What is vegetable gelatin?

Vegetable gelatin is an alternative to traditional gelatin that is gaining more and more weight in the preparation of desserts and vegan and vegetarian diets. Do you know how to make vegetable gelatin with agar-agar? We tell you how to use this seaweed as a natural gelling agent to give consistency to your recipes.

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Vegetable gelatin, also known as agar-agar, is obtained mainly from red algae, making it suitable for vegetarians and vegans. Today we can find this product in the supermarket; various oriental food shops; nutrition stores and herbalists, although the most common is to find it in the form of powder or fibers, with which vegetable gelatin is made. Are you interested in discovering what vegetable gelatin is, its differences with animal gelatin and how to prepare it at home? Take note!

Types of gelatin

Neutral gelatin is a substance that is used above all in confectionery to give consistency to desserts. There are two types of gelatin: animal gelatin and vegetable gelatin.

Animal gelatin: it is the one that has traditionally been used in Western cuisine. It comes from the collagen of bones and cartilage of animals due to the effect of cooking and is very nutritious since 90% is protein. It is still the most used today, but due to the increase in the population that does not consume products of animal origin, vegetable gelatin has an increasing presence.

Vegetable gelatin: this is a mucilaginous substance of non-animal origin, since it is obtained from some types of algae, such as the red algae known as agar-agar. It is a colorless and tasteless substance that, once it comes into contact with liquids, can absorb up to more than 100 times its weight, giving rise to a jelly. Unlike animal gelatin, it is capable of gelling hot liquids, which is why it is highly valued in gastronomy. In addition, it is a good culinary alternative for vegans or vegetarians.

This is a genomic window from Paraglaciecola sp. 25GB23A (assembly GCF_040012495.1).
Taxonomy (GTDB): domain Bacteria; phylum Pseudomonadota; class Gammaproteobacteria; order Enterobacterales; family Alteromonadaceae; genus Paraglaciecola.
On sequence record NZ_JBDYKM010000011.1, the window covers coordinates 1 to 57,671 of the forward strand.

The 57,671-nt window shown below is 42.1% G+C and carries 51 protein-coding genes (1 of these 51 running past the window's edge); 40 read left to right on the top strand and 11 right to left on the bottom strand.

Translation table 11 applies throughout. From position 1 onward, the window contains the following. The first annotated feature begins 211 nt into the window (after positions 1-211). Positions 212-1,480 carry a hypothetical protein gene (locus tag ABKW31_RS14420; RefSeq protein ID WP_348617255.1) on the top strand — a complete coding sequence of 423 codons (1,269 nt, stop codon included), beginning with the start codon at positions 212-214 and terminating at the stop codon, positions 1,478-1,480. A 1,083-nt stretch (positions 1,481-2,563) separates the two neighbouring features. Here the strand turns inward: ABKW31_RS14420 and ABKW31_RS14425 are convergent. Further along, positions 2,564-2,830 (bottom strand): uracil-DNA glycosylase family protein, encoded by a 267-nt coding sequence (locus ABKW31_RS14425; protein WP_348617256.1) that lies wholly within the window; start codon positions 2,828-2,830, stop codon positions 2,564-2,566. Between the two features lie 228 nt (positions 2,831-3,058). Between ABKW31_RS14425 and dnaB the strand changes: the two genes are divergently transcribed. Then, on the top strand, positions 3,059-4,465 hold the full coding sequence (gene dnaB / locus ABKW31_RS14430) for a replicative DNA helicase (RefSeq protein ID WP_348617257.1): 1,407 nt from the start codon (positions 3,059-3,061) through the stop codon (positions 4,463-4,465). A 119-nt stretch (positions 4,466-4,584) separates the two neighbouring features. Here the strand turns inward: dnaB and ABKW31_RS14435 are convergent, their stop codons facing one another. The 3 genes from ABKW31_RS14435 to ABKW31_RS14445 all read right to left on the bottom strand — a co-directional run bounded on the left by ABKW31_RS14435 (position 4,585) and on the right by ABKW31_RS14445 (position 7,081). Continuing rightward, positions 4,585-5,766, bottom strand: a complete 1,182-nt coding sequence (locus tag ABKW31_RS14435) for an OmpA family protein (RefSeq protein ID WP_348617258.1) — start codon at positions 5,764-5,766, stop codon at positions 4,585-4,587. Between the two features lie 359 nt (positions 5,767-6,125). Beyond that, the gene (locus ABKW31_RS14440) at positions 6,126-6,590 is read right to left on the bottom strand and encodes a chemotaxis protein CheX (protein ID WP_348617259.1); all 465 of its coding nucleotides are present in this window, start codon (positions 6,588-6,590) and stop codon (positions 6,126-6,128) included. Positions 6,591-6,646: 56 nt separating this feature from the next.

Benefits of vegetable gelatin

Like most edible algae, agar-agar has many nutritional benefits for our health, discover them all!

1. Helps fight constipation: agar-agar is one of the foods with the highest percentage of fiber, specifically 90% of its composition, which helps fight constipation.

2. Promotes weight loss: containing practically no calories (26 kcal/100 g), it is a very suitable ingredient for most weight loss diets, since it contains few carbohydrates, sugars and salt. In addition, it has a great satiating power.

3. Helps reduce cholesterol and blood glucose: the soluble fibers contained in agar-agar or vegetable gelatin are also beneficial for reducing cholesterol and blood glucose because they help absorb fats and sugars.